Do you already had a look at the external activation mechanism available in Service Broker? With external activation you can subscribe to the event when a new message arrives at a queue. Then you can activate an external application (like a console application or a WinForms application) that processes the original message from the queue outside of SQL Server within his own process. Doing the processing of a message in an external process should solve your described problem.

    You can find here (http://www.gotdotnet.com/codegallery/codegallery.aspx?id=9f7ae2af-31aa-44dd-9ee8-6b6b6d3d6319) a sample (the ExternalActivator sample) which implements the whole infrastructure needed for this task and also some documentation about setting up this sample.

    HTH

    Klaus Aschenbrenner
    www.csharp.at
    www.sqljunkies.com/weblog/klaus.aschenbrenner

    Tuesday, September 26, 2006 5:36 PM
  •  Brad Hehe wrote:

    For resiliance to any node failures, we do not want to "route" the messages to the individual nodes hosting their own queues but rather have those nodes do a "read" from the primary queue and do the per-message processing and performing either a committed EndDialog of EndDialogWithError based on the success of processing each task/message.

    I have a little trouble undertanding the reasoning here. What is the role of the SQL Express instance on each node? If you want to do reads from the node using TDS (i.e. ADO.Net or OLEDB), then why do you need a SQL Express instance on the node? If you want involve the SQL Express instances into linked servers (distributed queries) or other forms of DTC, then you will be way better to route the messages instead.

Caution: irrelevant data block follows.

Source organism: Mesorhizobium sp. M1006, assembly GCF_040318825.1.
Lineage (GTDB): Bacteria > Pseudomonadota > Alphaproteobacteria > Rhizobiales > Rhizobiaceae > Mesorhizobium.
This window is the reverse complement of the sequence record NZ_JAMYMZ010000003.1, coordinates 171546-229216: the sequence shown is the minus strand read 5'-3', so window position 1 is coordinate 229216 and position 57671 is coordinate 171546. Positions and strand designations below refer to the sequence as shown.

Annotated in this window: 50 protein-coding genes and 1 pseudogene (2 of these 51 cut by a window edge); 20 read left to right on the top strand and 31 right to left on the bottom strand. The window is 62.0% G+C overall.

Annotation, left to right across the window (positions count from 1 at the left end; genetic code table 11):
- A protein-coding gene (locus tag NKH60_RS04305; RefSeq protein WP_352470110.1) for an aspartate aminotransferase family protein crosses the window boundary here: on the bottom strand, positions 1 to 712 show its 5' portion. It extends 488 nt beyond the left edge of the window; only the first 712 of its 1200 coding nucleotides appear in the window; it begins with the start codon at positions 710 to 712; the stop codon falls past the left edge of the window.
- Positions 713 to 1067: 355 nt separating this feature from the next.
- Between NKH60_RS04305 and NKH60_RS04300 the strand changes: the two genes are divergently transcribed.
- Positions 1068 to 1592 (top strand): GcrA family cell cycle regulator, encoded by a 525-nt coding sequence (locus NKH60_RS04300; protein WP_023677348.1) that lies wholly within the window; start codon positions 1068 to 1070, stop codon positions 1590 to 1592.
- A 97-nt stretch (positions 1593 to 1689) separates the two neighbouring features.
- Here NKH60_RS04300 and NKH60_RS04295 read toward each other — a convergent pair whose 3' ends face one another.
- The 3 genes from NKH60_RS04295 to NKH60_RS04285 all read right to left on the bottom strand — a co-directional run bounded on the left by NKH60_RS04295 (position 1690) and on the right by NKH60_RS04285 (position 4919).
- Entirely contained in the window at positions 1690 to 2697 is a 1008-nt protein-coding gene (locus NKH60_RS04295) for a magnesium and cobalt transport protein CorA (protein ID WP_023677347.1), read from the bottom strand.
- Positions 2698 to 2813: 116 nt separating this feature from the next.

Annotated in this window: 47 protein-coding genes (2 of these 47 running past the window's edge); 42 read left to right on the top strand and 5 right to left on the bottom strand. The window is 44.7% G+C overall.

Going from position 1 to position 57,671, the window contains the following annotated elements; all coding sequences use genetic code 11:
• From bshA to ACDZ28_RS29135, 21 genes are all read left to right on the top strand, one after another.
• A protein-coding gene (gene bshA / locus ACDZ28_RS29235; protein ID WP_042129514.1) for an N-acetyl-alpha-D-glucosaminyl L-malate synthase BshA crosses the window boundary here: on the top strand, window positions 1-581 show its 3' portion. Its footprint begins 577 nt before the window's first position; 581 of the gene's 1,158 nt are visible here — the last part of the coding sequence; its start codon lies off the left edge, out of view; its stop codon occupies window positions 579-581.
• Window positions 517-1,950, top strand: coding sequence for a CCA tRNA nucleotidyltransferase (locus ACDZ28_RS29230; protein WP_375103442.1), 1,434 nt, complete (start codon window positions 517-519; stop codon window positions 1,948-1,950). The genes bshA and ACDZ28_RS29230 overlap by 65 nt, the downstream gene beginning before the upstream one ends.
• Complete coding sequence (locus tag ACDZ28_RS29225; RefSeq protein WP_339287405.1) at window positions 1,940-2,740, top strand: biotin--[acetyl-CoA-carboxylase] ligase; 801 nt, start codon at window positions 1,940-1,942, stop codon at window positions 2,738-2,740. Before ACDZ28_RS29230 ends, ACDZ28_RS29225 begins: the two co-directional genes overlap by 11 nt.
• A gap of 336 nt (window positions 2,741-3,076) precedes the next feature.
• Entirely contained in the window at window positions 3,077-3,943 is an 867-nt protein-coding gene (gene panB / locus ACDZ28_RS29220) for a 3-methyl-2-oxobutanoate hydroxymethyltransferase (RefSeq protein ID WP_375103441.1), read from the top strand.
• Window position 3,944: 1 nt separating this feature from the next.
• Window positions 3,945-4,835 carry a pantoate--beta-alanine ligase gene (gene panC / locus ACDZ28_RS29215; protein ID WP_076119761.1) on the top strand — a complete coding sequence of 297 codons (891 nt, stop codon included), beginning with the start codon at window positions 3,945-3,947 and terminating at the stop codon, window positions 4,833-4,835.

HTH,
    ~ Remus

    Tuesday, September 26, 2006 6:45 PM
  • As for ExternalActivator, I'll go back and examine that one again. I was under the impression that I could only have 1 external "activator" listening to the events. In my case, I'd have a "farm" of "external" processes listening for events to process.

     

    As for Remus's reply, I was looking to solve the problem without developing anything beyond a "procedure" for activation on the processing node itself. I was trying to avoid the creation of an "service" (i.e. Windows Service) or some similar mechanism polling the main database cluster for jobs. I was hopign to send some form of "wake up" or "heart beart" to the processing nodes to tell them to go out and find work & process through it..... Something more event driven than polling based.

    Thursday, September 28, 2006 5:16 PM